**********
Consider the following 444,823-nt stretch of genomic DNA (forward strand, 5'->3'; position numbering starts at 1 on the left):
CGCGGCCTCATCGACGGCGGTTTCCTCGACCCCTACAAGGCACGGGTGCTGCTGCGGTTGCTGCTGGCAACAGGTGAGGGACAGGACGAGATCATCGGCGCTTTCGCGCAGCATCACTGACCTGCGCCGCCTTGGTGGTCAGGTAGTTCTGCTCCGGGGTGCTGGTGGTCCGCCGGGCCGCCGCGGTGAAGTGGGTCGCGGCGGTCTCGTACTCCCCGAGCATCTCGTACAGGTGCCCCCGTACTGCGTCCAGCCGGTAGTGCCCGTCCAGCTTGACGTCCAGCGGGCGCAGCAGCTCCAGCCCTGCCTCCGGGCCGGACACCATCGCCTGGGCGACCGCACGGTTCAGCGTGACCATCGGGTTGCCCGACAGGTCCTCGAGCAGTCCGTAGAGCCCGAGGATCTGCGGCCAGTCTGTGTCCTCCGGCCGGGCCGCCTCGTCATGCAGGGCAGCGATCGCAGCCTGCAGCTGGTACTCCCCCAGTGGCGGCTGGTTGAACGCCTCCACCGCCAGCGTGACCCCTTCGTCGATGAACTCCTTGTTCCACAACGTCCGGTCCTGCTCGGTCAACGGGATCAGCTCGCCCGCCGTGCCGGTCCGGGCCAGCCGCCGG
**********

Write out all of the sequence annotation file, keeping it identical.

Consider the following 444,823-nt stretch of genomic DNA (forward strand, 5'->3'; position numbering starts at 1 on the left):
CGCGGCCTCATCGACGGCGGTTTCCTCGACCCCTACAAGGCACGGGTGCTGCTGCGGTTGCTGCTGGCAACAGGTGAGGGACAGGACGAGATCATCGGCGCTTTCGCGCAGCATCACTGACCTGCGCCGCCTTGGTGGTCAGGTAGTTCTGCTCCGGGGTGCTGGTGGTCCGCCGGGCCGCCGCGGTGAAGTGGGTCGCGGCGGTCTCGTACTCCCCGAGCATCTCGTACAGGTGCCCCCGTACTGCGTCCAGCCGGTAGTGCCCGTCCAGCTTGACGTCCAGCGGGCGCAGCAGCTCCAGCCCTGCCTCCGGGCCGGACACCATCGCCTGGGCGACCGCACGGTTCAGCGTGACCATCGGGTTGCCCGACAGGTCCTCGAGCAGTCCGTAGAGCCCGAGGATCTGCGGCCAGTCTGTGTCCTCCGGCCGGGCCGCCTCGTCATGCAGGGCAGCGATCGCAGCCTGCAGCTGGTACTCCCCCAGTGGCGGCTGGTTGAACGCCTCCACCGCCAGCGTGACCCCTTCGTCGATGAACTCCTTGTTCCACAACGTCCGGTCCTGCTCGGTCAACGGGATCAGCTCGCCCGCCGTGCCGGTCCGGGCCAGCCGCCGG